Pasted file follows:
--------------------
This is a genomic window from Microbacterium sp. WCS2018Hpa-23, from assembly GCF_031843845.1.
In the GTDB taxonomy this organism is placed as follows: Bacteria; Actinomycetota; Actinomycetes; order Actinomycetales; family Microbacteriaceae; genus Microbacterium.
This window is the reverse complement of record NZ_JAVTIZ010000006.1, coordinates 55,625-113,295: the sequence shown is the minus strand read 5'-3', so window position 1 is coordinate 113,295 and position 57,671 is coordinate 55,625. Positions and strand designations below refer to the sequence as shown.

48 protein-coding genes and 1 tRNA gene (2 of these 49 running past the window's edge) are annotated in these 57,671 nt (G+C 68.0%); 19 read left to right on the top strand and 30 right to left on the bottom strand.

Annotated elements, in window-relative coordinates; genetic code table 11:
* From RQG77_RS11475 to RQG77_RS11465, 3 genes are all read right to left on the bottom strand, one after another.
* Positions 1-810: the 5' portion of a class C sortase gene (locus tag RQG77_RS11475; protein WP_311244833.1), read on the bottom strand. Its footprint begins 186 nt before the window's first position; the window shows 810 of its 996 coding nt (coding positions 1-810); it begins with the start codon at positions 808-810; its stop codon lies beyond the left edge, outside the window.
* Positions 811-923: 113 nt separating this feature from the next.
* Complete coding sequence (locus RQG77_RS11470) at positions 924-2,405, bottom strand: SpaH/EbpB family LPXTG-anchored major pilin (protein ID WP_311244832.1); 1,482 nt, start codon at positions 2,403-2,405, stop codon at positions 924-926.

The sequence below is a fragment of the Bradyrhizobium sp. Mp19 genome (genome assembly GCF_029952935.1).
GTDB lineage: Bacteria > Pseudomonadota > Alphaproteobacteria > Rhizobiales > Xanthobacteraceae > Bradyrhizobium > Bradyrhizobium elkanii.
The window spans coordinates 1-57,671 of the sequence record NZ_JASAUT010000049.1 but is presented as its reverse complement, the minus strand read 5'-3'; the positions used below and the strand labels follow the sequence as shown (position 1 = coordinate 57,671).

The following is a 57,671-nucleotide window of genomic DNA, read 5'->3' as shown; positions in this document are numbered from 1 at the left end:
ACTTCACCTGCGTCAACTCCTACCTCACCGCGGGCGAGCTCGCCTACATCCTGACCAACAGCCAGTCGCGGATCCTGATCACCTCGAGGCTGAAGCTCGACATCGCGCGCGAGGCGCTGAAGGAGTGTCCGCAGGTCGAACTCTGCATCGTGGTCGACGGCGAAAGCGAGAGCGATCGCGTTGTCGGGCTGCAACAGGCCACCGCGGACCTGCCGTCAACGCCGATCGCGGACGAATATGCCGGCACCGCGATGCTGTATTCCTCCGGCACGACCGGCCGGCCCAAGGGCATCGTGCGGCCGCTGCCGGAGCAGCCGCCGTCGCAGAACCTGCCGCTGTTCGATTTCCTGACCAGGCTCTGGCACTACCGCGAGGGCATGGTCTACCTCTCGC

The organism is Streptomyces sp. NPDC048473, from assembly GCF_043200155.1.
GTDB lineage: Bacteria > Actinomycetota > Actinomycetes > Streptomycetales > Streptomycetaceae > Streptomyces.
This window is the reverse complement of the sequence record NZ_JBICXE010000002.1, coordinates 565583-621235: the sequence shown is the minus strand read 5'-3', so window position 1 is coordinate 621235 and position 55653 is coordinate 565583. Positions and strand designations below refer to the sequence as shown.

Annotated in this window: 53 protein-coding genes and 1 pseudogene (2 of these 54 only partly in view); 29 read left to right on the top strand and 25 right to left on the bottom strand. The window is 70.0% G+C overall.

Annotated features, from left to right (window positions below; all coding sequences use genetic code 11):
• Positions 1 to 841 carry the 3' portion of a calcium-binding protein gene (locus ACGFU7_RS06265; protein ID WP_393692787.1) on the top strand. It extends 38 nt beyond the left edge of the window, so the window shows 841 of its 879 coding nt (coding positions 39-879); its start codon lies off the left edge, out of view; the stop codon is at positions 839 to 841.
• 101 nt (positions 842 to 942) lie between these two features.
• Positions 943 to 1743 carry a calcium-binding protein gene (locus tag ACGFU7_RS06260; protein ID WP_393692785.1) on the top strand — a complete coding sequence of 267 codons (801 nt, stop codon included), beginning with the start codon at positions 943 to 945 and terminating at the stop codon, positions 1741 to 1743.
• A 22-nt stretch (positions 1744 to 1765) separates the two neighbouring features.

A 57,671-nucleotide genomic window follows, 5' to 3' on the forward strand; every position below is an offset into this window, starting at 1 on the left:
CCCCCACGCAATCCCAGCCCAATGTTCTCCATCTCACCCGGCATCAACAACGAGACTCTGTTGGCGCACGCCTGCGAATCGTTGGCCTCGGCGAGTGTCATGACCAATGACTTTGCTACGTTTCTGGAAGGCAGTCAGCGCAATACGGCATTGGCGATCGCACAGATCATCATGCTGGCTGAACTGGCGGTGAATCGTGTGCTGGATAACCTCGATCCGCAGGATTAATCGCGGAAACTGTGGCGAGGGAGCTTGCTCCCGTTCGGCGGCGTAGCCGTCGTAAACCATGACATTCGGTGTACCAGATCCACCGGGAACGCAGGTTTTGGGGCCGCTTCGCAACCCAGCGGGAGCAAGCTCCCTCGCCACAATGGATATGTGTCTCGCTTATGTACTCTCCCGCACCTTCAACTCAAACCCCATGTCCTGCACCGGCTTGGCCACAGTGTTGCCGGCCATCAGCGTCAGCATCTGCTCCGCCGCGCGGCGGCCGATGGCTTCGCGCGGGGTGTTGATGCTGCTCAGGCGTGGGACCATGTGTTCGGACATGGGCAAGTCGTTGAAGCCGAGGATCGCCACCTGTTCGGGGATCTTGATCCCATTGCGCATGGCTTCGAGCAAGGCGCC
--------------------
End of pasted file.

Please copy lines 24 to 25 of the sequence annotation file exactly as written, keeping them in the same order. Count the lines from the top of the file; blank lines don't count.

A 57,671-nucleotide genomic window follows, 5' to 3' on the forward strand; every position below is an offset into this window, starting at 1 on the left:
CCCCCACGCAATCCCAGCCCAATGTTCTCCATCTCACCCGGCATCAACAACGAGACTCTGTTGGCGCACGCCTGCGAATCGTTGGCCTCGGCGAGTGTCATGACCAATGACTTTGCTACGTTTCTGGAAGGCAGTCAGCGCAATACGGCATTGGCGATCGCACAGATCATCATGCTGGCTGAACTGGCGGTGAATCGTGTGCTGGATAACCTCGATCCGCAGGATTAATCGCGGAAACTGTGGCGAGGGAGCTTGCTCCCGTTCGGCGGCGTAGCCGTCGTAAACCATGACATTCGGTGTACCAGATCCACCGGGAACGCAGGTTTTGGGGCCGCTTCGCAACCCAGCGGGAGCAAGCTCCCTCGCCACAATGGATATGTGTCTCGCTTATGTACTCTCCCGCACCTTCAACTCAAACCCCATGTCCTGCACCGGCTTGGCCACAGTGTTGCCGGCCATCAGCGTCAGCATCTGCTCCGCCGCGCGGCGGCCGATGGCTTCGCGCGGGGTGTTGATGCTGCTCAGGCGTGGGACCATGTGTTCGGACATGGGCAAGTCGTTGAAGCCGAGGATCGCCACCTGTTCGGGGATCTTGATCCCATTGCGCATGGCTTCGAGCAAGGCGCC